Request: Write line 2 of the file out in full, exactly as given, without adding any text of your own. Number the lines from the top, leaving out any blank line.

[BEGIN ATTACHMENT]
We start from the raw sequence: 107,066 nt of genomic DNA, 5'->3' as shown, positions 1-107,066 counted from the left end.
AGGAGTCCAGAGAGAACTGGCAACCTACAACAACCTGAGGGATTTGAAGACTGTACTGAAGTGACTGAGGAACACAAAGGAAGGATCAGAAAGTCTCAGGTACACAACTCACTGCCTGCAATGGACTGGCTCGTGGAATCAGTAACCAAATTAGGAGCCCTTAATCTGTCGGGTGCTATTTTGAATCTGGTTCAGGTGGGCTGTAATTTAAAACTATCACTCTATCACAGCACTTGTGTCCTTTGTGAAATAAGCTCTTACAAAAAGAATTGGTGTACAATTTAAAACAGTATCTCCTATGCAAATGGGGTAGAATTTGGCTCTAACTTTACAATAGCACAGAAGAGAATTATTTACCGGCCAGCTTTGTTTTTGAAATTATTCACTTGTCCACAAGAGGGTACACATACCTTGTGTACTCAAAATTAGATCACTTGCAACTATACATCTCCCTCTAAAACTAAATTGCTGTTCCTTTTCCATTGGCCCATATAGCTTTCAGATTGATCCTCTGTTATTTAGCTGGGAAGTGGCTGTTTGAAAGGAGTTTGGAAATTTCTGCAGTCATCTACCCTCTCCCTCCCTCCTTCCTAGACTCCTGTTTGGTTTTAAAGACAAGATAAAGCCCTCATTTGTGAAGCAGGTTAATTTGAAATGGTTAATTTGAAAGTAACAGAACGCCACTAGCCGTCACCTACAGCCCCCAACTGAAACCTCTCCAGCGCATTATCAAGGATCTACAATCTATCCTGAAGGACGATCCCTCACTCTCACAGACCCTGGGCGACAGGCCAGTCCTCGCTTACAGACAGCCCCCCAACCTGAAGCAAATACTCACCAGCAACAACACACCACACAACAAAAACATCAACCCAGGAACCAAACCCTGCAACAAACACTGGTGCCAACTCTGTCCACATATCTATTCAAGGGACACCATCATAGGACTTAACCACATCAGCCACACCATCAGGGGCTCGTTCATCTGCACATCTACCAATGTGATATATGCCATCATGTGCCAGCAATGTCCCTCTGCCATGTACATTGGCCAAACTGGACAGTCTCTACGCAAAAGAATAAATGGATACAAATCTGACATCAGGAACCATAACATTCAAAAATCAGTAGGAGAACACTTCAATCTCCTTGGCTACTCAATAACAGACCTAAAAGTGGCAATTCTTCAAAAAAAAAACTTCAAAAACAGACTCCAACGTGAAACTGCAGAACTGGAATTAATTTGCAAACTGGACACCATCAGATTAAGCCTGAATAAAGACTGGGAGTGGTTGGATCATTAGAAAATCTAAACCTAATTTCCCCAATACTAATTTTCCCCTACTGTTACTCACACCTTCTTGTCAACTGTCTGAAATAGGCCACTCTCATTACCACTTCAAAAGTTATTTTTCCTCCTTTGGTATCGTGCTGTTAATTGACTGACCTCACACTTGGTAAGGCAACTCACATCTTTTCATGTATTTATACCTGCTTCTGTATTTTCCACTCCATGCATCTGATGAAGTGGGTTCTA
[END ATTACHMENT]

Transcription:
AGGAGTCCAGAGAGAACTGGCAACCTACAACAACCTGAGGGATTTGAAGACTGTACTGAAGTGACTGAGGAACACAAAGGAAGGATCAGAAAGTCTCAGGTACACAACTCACTGCCTGCAATGGACTGGCTCGTGGAATCAGTAACCAAATTAGGAGCCCTTAATCTGTCGGGTGCTATTTTGAATCTGGTTCAGGTGGGCTGTAATTTAAAACTATCACTCTATCACAGCACTTGTGTCCTTTGTGAAATAAGCTCTTACAAAAAGAATTGGTGTACAATTTAAAACAGTATCTCCTATGCAAATGGGGTAGAATTTGGCTCTAACTTTACAATAGCACAGAAGAGAATTATTTACCGGCCAGCTTTGTTTTTGAAATTATTCACTTGTCCACAAGAGGGTACACATACCTTGTGTACTCAAAATTAGATCACTTGCAACTATACATCTCCCTCTAAAACTAAATTGCTGTTCCTTTTCCATTGGCCCATATAGCTTTCAGATTGATCCTCTGTTATTTAGCTGGGAAGTGGCTGTTTGAAAGGAGTTTGGAAATTTCTGCAGTCATCTACCCTCTCCCTCCCTCCTTCCTAGACTCCTGTTTGGTTTTAAAGACAAGATAAAGCCCTCATTTGTGAAGCAGGTTAATTTGAAATGGTTAATTTGAAAGTAACAGAACGCCACTAGCCGTCACCTACAGCCCCCAACTGAAACCTCTCCAGCGCATTATCAAGGATCTACAATCTATCCTGAAGGACGATCCCTCACTCTCACAGACCCTGGGCGACAGGCCAGTCCTCGCTTACAGACAGCCCCCCAACCTGAAGCAAATACTCACCAGCAACAACACACCACACAACAAAAACATCAACCCAGGAACCAAACCCTGCAACAAACACTGGTGCCAACTCTGTCCACATATCTATTCAAGGGACACCATCATAGGACTTAACCACATCAGCCACACCATCAGGGGCTCGTTCATCTGCACATCTACCAATGTGATATATGCCATCATGTGCCAGCAATGTCCCTCTGCCATGTACATTGGCCAAACTGGACAGTCTCTACGCAAAAGAATAAATGGATACAAATCTGACATCAGGAACCATAACATTCAAAAATCAGTAGGAGAACACTTCAATCTCCTTGGCTACTCAATAACAGACCTAAAAGTGGCAATTCTTCAAAAAAAAAACTTCAAAAACAGACTCCAACGTGAAACTGCAGAACTGGAATTAATTTGCAAACTGGACACCATCAGATTAAGCCTGAATAAAGACTGGGAGTGGTTGGATCATTAGAAAATCTAAACCTAATTTCCCCAATACTAATTTTCCCCTACTGTTACTCACACCTTCTTGTCAACTGTCTGAAATAGGCCACTCTCATTACCACTTCAAAAGTTATTTTTCCTCCTTTGGTATCGTGCTGTTAATTGACTGACCTCACACTTGGTAAGGCAACTCACATCTTTTCATGTATTTATACCTGCTTCTGTATTTTCCACTCCATGCATCTGATGAAGTGGGTTCTA